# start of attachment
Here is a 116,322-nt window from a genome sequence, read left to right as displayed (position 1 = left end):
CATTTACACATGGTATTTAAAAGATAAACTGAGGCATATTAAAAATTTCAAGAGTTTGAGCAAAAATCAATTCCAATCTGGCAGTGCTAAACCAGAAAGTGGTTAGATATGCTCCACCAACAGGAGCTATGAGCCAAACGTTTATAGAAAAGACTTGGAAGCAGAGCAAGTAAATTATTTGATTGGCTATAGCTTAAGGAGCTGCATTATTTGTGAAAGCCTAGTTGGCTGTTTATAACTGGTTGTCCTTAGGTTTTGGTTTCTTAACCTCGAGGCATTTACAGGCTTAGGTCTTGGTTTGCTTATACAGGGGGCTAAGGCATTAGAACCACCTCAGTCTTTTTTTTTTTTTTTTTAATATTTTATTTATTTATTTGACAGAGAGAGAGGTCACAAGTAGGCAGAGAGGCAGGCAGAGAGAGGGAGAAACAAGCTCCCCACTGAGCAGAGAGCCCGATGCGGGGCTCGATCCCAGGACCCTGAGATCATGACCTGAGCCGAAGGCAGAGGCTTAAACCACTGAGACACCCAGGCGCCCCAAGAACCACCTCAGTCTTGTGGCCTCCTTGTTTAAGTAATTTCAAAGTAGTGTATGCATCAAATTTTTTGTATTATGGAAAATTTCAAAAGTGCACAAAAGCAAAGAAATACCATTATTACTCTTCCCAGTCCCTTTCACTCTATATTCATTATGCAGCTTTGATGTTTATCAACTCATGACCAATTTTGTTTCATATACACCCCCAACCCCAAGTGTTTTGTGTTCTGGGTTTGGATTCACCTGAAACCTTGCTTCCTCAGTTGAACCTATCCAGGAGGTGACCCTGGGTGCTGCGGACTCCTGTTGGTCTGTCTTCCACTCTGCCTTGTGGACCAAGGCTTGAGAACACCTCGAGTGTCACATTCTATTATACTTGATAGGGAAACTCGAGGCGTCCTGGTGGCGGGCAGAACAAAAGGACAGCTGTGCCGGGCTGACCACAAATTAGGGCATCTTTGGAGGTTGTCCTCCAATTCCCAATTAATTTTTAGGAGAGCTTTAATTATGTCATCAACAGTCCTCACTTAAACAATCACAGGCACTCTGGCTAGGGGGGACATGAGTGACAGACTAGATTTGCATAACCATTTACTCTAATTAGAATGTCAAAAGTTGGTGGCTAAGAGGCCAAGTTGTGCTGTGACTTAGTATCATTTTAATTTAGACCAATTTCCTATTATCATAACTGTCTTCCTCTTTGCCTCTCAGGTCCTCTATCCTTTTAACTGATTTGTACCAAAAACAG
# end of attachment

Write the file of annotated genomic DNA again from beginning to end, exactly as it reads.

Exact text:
Here is a 116,322-nt window from a genome sequence, read left to right as displayed (position 1 = left end):
CATTTACACATGGTATTTAAAAGATAAACTGAGGCATATTAAAAATTTCAAGAGTTTGAGCAAAAATCAATTCCAATCTGGCAGTGCTAAACCAGAAAGTGGTTAGATATGCTCCACCAACAGGAGCTATGAGCCAAACGTTTATAGAAAAGACTTGGAAGCAGAGCAAGTAAATTATTTGATTGGCTATAGCTTAAGGAGCTGCATTATTTGTGAAAGCCTAGTTGGCTGTTTATAACTGGTTGTCCTTAGGTTTTGGTTTCTTAACCTCGAGGCATTTACAGGCTTAGGTCTTGGTTTGCTTATACAGGGGGCTAAGGCATTAGAACCACCTCAGTCTTTTTTTTTTTTTTTTTAATATTTTATTTATTTATTTGACAGAGAGAGAGGTCACAAGTAGGCAGAGAGGCAGGCAGAGAGAGGGAGAAACAAGCTCCCCACTGAGCAGAGAGCCCGATGCGGGGCTCGATCCCAGGACCCTGAGATCATGACCTGAGCCGAAGGCAGAGGCTTAAACCACTGAGACACCCAGGCGCCCCAAGAACCACCTCAGTCTTGTGGCCTCCTTGTTTAAGTAATTTCAAAGTAGTGTATGCATCAAATTTTTTGTATTATGGAAAATTTCAAAAGTGCACAAAAGCAAAGAAATACCATTATTACTCTTCCCAGTCCCTTTCACTCTATATTCATTATGCAGCTTTGATGTTTATCAACTCATGACCAATTTTGTTTCATATACACCCCCAACCCCAAGTGTTTTGTGTTCTGGGTTTGGATTCACCTGAAACCTTGCTTCCTCAGTTGAACCTATCCAGGAGGTGACCCTGGGTGCTGCGGACTCCTGTTGGTCTGTCTTCCACTCTGCCTTGTGGACCAAGGCTTGAGAACACCTCGAGTGTCACATTCTATTATACTTGATAGGGAAACTCGAGGCGTCCTGGTGGCGGGCAGAACAAAAGGACAGCTGTGCCGGGCTGACCACAAATTAGGGCATCTTTGGAGGTTGTCCTCCAATTCCCAATTAATTTTTAGGAGAGCTTTAATTATGTCATCAACAGTCCTCACTTAAACAATCACAGGCACTCTGGCTAGGGGGGACATGAGTGACAGACTAGATTTGCATAACCATTTACTCTAATTAGAATGTCAAAAGTTGGTGGCTAAGAGGCCAAGTTGTGCTGTGACTTAGTATCATTTTAATTTAGACCAATTTCCTATTATCATAACTGTCTTCCTCTTTGCCTCTCAGGTCCTCTATCCTTTTAACTGATTTGTACCAAAAACAG